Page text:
MORE money could be brought in by the government to improve cycling routes in Portsmouth.
Roads minister Robert Goodwill said he wants to do what he can to help the city – but warned bids for cash to the government need to be realistic.
It comes as cycling campaigners keep up the pressure on the city council to lobby for money to help make roads safer for users.
Mr Goodwill visited the city yesterday and went on a bike ride with council leader Donna Jones along the seafront’s cycle route to get an idea of what it’s like for everyday cyclists.
Speaking to The News, Mr Goodwill said: ‘The prime minister has made it clear he wants to see a cycling revolution in this country.
‘In terms of government spending, we had a situation where we were spending £2 per head on cycling and in the last five years that has increased to £5 per head.’
He added: ‘We obviously have bids in for funding, through schemes like the sustainable transport fund.
‘Portsmouth is one of those places which hasn’t been as successful as other cities in getting that money, and one of the things I want to do is work with the city to put forward schemes that offer better value for money.’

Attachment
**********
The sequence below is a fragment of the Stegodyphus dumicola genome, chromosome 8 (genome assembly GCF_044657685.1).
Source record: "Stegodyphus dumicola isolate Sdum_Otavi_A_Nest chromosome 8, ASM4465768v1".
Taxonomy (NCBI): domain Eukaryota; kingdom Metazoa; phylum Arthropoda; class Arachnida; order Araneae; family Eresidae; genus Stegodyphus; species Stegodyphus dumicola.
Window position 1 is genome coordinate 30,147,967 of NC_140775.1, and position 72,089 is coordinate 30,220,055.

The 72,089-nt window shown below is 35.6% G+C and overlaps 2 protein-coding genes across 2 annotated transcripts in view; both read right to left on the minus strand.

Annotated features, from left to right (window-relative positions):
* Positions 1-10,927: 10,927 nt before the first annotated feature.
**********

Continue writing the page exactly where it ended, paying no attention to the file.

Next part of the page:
Mr Goodwill added he wants to try to encourage more people with bikes in their sheds to start using them as an alternative to their car. On the issue of the recent decision by Cllr Jones to scrap a contentious bus lane going into the city centre, Mr Goodwill said it was important to strike a ‘balance’ between motorists and public transport users.
He added it was not Whitehall’s place to interfere in such local decisions.
Cllr Jones said: ‘Robert signposted a couple of different funding pots we can apply for which are particularly relevant to Portsmouth.
‘We have now got staff at the council working on putting in bids for grants so we can build new cycle lanes across Portsmouth.’